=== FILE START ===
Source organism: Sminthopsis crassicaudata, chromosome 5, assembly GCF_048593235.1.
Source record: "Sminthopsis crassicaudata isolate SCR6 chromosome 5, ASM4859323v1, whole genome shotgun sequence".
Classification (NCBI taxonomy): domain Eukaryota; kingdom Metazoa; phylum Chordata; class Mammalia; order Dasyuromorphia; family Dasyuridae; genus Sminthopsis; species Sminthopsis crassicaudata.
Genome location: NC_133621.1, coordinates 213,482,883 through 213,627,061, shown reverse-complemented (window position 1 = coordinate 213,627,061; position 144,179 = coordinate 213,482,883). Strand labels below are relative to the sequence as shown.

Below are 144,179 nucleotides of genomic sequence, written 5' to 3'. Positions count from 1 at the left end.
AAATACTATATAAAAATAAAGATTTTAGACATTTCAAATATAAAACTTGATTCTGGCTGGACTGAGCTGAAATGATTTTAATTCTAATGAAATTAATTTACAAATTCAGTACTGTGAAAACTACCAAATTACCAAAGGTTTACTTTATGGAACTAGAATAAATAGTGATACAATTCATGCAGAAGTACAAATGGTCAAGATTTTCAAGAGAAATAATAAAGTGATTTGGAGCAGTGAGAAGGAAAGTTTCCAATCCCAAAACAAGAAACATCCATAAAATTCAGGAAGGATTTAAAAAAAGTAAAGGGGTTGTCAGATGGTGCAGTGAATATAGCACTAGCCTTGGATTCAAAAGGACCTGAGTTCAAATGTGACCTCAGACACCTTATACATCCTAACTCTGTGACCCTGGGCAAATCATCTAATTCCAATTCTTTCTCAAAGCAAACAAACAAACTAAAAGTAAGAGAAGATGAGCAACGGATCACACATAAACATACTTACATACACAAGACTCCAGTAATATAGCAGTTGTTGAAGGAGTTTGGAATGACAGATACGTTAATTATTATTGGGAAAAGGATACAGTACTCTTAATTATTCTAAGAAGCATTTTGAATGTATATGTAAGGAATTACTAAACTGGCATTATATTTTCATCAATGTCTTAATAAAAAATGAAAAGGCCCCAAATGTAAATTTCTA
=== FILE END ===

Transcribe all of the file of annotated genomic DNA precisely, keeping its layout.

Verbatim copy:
Source organism: Sminthopsis crassicaudata, chromosome 5, assembly GCF_048593235.1.
Source record: "Sminthopsis crassicaudata isolate SCR6 chromosome 5, ASM4859323v1, whole genome shotgun sequence".
Classification (NCBI taxonomy): domain Eukaryota; kingdom Metazoa; phylum Chordata; class Mammalia; order Dasyuromorphia; family Dasyuridae; genus Sminthopsis; species Sminthopsis crassicaudata.
Genome location: NC_133621.1, coordinates 213,482,883 through 213,627,061, shown reverse-complemented (window position 1 = coordinate 213,627,061; position 144,179 = coordinate 213,482,883). Strand labels below are relative to the sequence as shown.

Below are 144,179 nucleotides of genomic sequence, written 5' to 3'. Positions count from 1 at the left end.
AAATACTATATAAAAATAAAGATTTTAGACATTTCAAATATAAAACTTGATTCTGGCTGGACTGAGCTGAAATGATTTTAATTCTAATGAAATTAATTTACAAATTCAGTACTGTGAAAACTACCAAATTACCAAAGGTTTACTTTATGGAACTAGAATAAATAGTGATACAATTCATGCAGAAGTACAAATGGTCAAGATTTTCAAGAGAAATAATAAAGTGATTTGGAGCAGTGAGAAGGAAAGTTTCCAATCCCAAAACAAGAAACATCCATAAAATTCAGGAAGGATTTAAAAAAAGTAAAGGGGTTGTCAGATGGTGCAGTGAATATAGCACTAGCCTTGGATTCAAAAGGACCTGAGTTCAAATGTGACCTCAGACACCTTATACATCCTAACTCTGTGACCCTGGGCAAATCATCTAATTCCAATTCTTTCTCAAAGCAAACAAACAAACTAAAAGTAAGAGAAGATGAGCAACGGATCACACATAAACATACTTACATACACAAGACTCCAGTAATATAGCAGTTGTTGAAGGAGTTTGGAATGACAGATACGTTAATTATTATTGGGAAAAGGATACAGTACTCTTAATTATTCTAAGAAGCATTTTGAATGTATATGTAAGGAATTACTAAACTGGCATTATATTTTCATCAATGTCTTAATAAAAAATGAAAAGGCCCCAAATGTAAATTTCTA